Can someone explain to me what "reasonable doubt" is in layman's terms?

Some example and usage in some context wouldn be helpful.


Most Helpful Guy

  • In laymans terms it is up to the prosecution to prove defendant did crime beyond ALL REASONABLE DOUBT if the jury have any doubt at all they must acquit even if they think defendant did it but there is not enough evidence.


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What Girls Said 1

  • Do you mean 'beyond reasonable doubt' in legal terms? It would mean that any normal ('reasonable') person would be able to be presented with the evidence the court has been given and would only come to one conclusion - innocent or guilty. It doesn't necessarily mean that they are innocent or guilty, but if you prove someone guilty beyond reasonable doubt, it just means that all of the evidence points towards that conclusion.


What Guys Said 1

  • Reasonable doubt is when a hypothesis seems about as likely as an alternative explanation.

    For example, a person discovers a baseball inside her home next to pieces of a broken window. One hypothesis is that a baseball game being played across the street is the source of the situation, and another is that somebody unrelated to the game threw it through the window and left. To me that would NOT be a reasonable doubt (but still possible). OTOH, if the alternative hypothesis were that the source of the baseball was from a different baseball game being played next door to the first one, that would be a reasonable doubt.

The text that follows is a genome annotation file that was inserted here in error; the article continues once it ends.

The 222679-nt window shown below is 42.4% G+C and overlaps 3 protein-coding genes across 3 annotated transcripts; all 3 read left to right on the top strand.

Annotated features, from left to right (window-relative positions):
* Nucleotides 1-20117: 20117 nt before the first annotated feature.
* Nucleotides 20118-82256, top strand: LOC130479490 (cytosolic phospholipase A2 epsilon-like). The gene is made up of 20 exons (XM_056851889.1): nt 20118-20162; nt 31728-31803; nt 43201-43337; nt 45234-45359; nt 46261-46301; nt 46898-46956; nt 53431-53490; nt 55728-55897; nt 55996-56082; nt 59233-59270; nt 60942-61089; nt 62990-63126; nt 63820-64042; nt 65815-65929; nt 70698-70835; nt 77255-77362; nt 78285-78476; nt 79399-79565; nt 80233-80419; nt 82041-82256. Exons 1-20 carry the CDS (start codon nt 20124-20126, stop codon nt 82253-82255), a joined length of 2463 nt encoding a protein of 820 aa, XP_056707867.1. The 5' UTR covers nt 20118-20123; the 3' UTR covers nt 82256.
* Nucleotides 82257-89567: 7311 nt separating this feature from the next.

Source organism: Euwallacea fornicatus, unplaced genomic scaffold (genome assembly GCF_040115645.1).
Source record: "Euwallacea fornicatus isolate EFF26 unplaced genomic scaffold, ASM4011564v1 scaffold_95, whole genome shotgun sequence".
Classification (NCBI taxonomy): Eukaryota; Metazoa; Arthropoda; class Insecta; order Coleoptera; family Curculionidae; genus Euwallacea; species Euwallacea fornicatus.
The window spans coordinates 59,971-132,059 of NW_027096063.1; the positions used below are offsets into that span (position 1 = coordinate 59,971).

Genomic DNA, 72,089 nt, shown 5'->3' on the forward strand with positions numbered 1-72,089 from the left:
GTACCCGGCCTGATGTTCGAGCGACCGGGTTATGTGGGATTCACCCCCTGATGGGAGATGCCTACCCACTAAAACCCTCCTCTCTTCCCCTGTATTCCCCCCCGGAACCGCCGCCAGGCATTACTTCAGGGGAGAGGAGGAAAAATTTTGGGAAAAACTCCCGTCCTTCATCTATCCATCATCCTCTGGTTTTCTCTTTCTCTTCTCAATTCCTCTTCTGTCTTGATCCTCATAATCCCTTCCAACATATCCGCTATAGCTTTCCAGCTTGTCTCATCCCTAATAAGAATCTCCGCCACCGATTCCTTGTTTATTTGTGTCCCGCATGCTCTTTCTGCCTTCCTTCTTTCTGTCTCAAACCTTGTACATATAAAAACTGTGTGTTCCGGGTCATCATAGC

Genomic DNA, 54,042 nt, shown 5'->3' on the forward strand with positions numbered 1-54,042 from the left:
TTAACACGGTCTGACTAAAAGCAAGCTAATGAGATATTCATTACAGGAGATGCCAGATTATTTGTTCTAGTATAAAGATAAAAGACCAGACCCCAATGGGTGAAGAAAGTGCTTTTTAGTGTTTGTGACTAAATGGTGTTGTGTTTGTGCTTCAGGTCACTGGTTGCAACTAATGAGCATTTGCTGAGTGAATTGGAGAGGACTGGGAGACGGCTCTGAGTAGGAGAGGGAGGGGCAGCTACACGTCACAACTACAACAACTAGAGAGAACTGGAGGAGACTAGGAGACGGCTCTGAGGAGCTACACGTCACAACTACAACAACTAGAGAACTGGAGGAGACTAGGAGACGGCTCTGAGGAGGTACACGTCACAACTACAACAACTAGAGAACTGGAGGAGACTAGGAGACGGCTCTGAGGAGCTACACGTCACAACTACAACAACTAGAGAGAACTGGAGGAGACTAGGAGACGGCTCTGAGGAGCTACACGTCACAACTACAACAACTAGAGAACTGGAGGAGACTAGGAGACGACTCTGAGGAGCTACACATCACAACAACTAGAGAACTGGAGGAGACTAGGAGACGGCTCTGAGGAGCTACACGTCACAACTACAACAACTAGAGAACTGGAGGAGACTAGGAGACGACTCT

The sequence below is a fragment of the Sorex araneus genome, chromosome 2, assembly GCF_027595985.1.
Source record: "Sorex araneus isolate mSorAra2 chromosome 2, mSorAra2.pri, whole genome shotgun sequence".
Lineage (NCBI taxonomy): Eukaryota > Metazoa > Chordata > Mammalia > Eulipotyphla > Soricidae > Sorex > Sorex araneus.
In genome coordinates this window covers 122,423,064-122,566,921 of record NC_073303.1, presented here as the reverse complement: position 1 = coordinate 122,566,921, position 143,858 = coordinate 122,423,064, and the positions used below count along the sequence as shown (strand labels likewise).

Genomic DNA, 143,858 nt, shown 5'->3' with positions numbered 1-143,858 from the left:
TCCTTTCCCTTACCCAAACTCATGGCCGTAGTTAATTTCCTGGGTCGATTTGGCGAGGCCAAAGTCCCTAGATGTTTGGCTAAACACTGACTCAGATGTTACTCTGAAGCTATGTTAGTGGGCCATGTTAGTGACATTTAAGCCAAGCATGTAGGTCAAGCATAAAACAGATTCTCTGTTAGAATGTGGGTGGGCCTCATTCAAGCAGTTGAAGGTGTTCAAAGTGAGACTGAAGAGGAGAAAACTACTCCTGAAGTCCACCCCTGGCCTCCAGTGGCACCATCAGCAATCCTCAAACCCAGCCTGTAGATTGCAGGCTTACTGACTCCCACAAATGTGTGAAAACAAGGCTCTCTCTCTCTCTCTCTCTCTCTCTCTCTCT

What's reasonable is subjective and many things have to be considered to decide if one explanation in total is reasonable or not.

    • Yeah but what's the usage of this term in the court?

    • I'm not an attorney so understand that I might be wrong. My understanding is that in a criminal trial prosecutors must present their case, which is essentially a hypothesis supported by evidence, accompanied by arguments about why the theory + evidence is true. Defense doesn't have to prove anything; they only have to provide a plausible alternative theory for each individual argument or piece of evidence.

      The more evidence prosecution has, the harder it is to cast reasonable doubt on the case. One explanation for everything is almost always more believable than a bunch of different explanations that all coincidentally happened.

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